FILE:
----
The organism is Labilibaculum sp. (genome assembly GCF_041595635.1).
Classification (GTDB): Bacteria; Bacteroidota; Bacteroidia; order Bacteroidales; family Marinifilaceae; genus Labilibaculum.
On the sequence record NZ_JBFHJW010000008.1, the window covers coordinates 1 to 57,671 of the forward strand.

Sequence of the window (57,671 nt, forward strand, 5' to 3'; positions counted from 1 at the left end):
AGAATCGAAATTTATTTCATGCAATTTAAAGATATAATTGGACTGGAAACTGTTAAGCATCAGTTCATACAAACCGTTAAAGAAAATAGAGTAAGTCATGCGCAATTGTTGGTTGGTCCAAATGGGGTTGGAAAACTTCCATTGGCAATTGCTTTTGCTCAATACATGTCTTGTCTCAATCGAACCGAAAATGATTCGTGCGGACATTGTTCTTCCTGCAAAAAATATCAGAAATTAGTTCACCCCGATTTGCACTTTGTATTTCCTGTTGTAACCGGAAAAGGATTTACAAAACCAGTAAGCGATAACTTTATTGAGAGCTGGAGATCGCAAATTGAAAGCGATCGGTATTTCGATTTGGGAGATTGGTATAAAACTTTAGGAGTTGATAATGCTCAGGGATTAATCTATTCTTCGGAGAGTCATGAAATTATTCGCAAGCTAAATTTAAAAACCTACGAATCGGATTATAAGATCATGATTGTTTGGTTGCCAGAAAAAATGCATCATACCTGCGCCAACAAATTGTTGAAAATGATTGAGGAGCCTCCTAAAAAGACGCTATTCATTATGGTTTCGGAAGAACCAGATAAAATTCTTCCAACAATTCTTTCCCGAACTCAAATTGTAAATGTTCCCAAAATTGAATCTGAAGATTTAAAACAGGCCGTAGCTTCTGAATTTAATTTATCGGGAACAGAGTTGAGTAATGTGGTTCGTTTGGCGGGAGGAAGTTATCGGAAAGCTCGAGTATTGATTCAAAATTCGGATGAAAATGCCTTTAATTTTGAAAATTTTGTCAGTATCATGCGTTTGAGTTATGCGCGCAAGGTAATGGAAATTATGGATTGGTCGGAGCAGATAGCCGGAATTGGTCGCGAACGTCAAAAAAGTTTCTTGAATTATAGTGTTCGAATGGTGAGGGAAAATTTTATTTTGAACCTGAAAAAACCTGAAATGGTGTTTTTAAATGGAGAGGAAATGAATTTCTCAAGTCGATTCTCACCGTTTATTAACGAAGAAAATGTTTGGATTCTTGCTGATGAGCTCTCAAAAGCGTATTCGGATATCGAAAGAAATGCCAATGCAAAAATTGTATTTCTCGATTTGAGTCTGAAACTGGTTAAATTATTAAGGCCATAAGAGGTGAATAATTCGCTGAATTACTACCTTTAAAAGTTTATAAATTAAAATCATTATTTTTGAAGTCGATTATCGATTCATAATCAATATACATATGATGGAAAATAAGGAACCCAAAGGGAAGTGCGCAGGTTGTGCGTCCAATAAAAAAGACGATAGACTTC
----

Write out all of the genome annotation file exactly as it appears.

The organism is Labilibaculum sp. (genome assembly GCF_041595635.1).
Classification (GTDB): Bacteria; Bacteroidota; Bacteroidia; order Bacteroidales; family Marinifilaceae; genus Labilibaculum.
On the sequence record NZ_JBFHJW010000008.1, the window covers coordinates 1 to 57,671 of the forward strand.

Sequence of the window (57,671 nt, forward strand, 5' to 3'; positions counted from 1 at the left end):
AGAATCGAAATTTATTTCATGCAATTTAAAGATATAATTGGACTGGAAACTGTTAAGCATCAGTTCATACAAACCGTTAAAGAAAATAGAGTAAGTCATGCGCAATTGTTGGTTGGTCCAAATGGGGTTGGAAAACTTCCATTGGCAATTGCTTTTGCTCAATACATGTCTTGTCTCAATCGAACCGAAAATGATTCGTGCGGACATTGTTCTTCCTGCAAAAAATATCAGAAATTAGTTCACCCCGATTTGCACTTTGTATTTCCTGTTGTAACCGGAAAAGGATTTACAAAACCAGTAAGCGATAACTTTATTGAGAGCTGGAGATCGCAAATTGAAAGCGATCGGTATTTCGATTTGGGAGATTGGTATAAAACTTTAGGAGTTGATAATGCTCAGGGATTAATCTATTCTTCGGAGAGTCATGAAATTATTCGCAAGCTAAATTTAAAAACCTACGAATCGGATTATAAGATCATGATTGTTTGGTTGCCAGAAAAAATGCATCATACCTGCGCCAACAAATTGTTGAAAATGATTGAGGAGCCTCCTAAAAAGACGCTATTCATTATGGTTTCGGAAGAACCAGATAAAATTCTTCCAACAATTCTTTCCCGAACTCAAATTGTAAATGTTCCCAAAATTGAATCTGAAGATTTAAAACAGGCCGTAGCTTCTGAATTTAATTTATCGGGAACAGAGTTGAGTAATGTGGTTCGTTTGGCGGGAGGAAGTTATCGGAAAGCTCGAGTATTGATTCAAAATTCGGATGAAAATGCCTTTAATTTTGAAAATTTTGTCAGTATCATGCGTTTGAGTTATGCGCGCAAGGTAATGGAAATTATGGATTGGTCGGAGCAGATAGCCGGAATTGGTCGCGAACGTCAAAAAAGTTTCTTGAATTATAGTGTTCGAATGGTGAGGGAAAATTTTATTTTGAACCTGAAAAAACCTGAAATGGTGTTTTTAAATGGAGAGGAAATGAATTTCTCAAGTCGATTCTCACCGTTTATTAACGAAGAAAATGTTTGGATTCTTGCTGATGAGCTCTCAAAAGCGTATTCGGATATCGAAAGAAATGCCAATGCAAAAATTGTATTTCTCGATTTGAGTCTGAAACTGGTTAAATTATTAAGGCCATAAGAGGTGAATAATTCGCTGAATTACTACCTTTAAAAGTTTATAAATTAAAATCATTATTTTTGAAGTCGATTATCGATTCATAATCAATATACATATGATGGAAAATAAGGAACCCAAAGGGAAGTGCGCAGGTTGTGCGTCCAATAAAAAAGACGATAGACTTC